Avenue 3: Aggrieved parties requested mandamus relief for reviewing institution decisions
Finally, aggrieved parties attempted to challenge institution decisions by arguing for mandamus relief, such as in In re Cisco. Mandamus relief is an order from a superior court to another entity (e.g., a lower court, a business, etc.) to perform a specific act that the entity is obliged under law to perform. The high standard for mandamus relief requires an aggrieved party to show (1) there was no other adequate means for relief, (2) the aggrieved party has a “clear and indisputable” right to the writ, and (3) the issuing court determines the writ is appropriate under the circumstances.
In In re Cisco, Cisco filed petitions for inter partes review and the Board denied Cisco’s petitions, citing its discretion under § 314(a) not to institute review, regardless of whether Cisco has met the threshold limitation of showing a reasonable likelihood of success on the merits.25 Cisco sought a writ of mandamus from the Federal Circuit to review the Board’s decision.26 The Federal Circuit held that Cisco failed to meet the high standard for mandamus relief.27
Based on the high standard for mandamus relief, the Court found Cisco failed to prove a violation of “a ‘clear and indisputable right that precludes’ the Board’s exercise of discretion to decline review  including its reliance on Board precedent establishing a non-exclusive set of factors relevant to deciding whether it would be a proper use of resources to conduct such review when there is a parallel District Court proceeding.”28 Additionally, the Court reasoned that Cisco pursued alternative channels to raise its substantive and procedural issues in parallel proceedings concerning the validity of its patents.29 Therefore, the Court concluded, even if “Cisco prefers to raise those arguments before the Board, it has no clear and indisputable right to do so.”30
As § 314(d) cedes discretion to the Board for instituting review and aggrieved parties can generally pursue alternative channels to raise issues in parallel District Court and ITC proceedings, aggrieved parties will likely face difficulties in satisfying the high standard for mandamus relief.
Takeaway: Aggrieved parties faced difficulties meeting the high standard for mandamus relief when seeking review of the Board’s institution decision.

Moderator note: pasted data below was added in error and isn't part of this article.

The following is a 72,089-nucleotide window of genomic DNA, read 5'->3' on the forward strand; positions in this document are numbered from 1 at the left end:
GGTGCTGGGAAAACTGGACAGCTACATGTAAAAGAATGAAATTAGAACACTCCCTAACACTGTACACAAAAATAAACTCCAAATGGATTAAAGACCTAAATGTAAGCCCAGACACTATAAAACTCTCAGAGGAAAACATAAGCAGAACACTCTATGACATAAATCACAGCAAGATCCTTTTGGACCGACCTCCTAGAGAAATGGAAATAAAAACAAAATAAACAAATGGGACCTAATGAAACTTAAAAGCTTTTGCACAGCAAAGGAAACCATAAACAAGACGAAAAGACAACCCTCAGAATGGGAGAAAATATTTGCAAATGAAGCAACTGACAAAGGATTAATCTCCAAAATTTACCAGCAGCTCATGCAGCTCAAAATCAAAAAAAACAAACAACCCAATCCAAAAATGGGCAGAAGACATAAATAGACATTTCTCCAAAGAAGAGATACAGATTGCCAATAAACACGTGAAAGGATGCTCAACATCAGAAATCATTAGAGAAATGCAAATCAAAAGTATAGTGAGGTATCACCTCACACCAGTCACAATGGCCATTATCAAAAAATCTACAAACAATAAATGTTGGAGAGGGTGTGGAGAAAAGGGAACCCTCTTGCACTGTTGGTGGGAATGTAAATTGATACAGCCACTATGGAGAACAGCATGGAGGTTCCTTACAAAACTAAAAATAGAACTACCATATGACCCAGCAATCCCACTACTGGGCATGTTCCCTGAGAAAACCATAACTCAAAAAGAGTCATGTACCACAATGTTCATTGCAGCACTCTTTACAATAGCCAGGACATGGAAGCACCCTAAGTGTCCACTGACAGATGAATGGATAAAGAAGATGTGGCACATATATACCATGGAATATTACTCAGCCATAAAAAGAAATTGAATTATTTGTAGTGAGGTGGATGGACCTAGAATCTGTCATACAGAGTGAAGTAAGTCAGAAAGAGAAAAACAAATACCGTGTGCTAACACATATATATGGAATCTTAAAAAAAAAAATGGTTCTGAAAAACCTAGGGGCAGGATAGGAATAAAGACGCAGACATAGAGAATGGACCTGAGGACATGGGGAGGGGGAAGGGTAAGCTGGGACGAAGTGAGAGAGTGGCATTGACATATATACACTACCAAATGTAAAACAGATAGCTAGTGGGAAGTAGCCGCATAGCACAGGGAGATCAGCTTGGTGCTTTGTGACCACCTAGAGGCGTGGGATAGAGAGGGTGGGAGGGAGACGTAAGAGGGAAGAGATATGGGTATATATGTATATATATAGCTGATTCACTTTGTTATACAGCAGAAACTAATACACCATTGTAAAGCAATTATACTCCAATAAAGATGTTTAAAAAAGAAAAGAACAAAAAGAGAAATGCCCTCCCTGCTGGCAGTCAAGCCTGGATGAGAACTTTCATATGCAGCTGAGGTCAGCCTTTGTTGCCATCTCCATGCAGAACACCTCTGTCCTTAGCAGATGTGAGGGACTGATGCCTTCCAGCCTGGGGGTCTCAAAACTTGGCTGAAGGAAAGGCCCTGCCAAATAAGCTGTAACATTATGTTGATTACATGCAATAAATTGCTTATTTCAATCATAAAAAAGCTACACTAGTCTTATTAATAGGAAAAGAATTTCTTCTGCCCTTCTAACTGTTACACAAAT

So far, aggrieved parties seeking to appeal the Board’s institution decisions have been largely unsuccessful in the District Court, the Federal Circuit, and the Supreme Court. The patent bar has contemplated that perhaps a new Director at the Patent Office may provide relief by establishing a notice and comment period for institution decisions or by removing the precedential nature of the NHK and Fintiv decisions.
In addition, the patent bar has been following Senator Leahy’s recently introduced new bill titled “Restoring the America Invents Act” that proposes to preclude discretionary denials under the Fintiv factors. If the bill passes into law, the Board would only have the right to deny institution of inter partes review under 35 U.S.C. § 325(d), which allows discretionary denial if the same or substantially the same prior art or arguments were previously presented to the Patent Office. The bill – introduced on September 29, 2021 – is still in its infancy stages, and passage of the bill does not appear imminent.
For now, only time will tell if aggrieved parties will have more avenues to seek relief from the Board’s institution decision in the future.
 Apple Inc. v. Fintiv, Inc., No. IPR2020-00019 (P.T.A.B. Mar. 20, 2020); Cuozzo Speed Technologies, LLC v. Lee, 136 S. Ct. 2131 (2016).
 Thryv, Inc. v. Click-to-Call Techs., LP, 140 S. Ct. 1367, 1368 (2020) (citing Cuozzo, 136 S. Ct. at 2141).
 Cuozzo, 136 S. Ct. at 2142.
 Id., at 2134.
 Id., at 2139.
 Id., at 2141.
 Thryv, 140 S. Ct. at 1368.
 Id., at 1371.
 Id., at 1368.
 Id., at 1373.
 Apple Inc. v. Iancu, No. 5:20-CV-06128-EJD, at *2 (N.D. Cal. Nov. 10, 2021).
 US Inventor Inc. v. Hirshfeld, No. 2:21-CV-00047-JRG, at *2 (E.D. Tex. Jul. 13, 2021).
 Apple Inc., at *2 (N.D. Cal.).
 Id., at *1.
 Id., at *6.
 US Inventor Inc. v. Hirshfeld, at *2 (E.D. Tex. Jul. 13, 2021).
 Id., at *4.
 Id., at *6.
 Sec. People, Inc. v. Iancu, No. 18-CV-06180-HSG, at *1 (N.D. Cal. June 10, 2019).
 Id., at *2.
 Sec. People, Inc. v. Iancu, 971 F.3d 1355, 1363 (Fed. Cir. 2020)
 In re Cisco Systems Inc., No. 20-148, at *2 (Fed. Cir. 2020).
 Id., at *3.
 Id., at *5.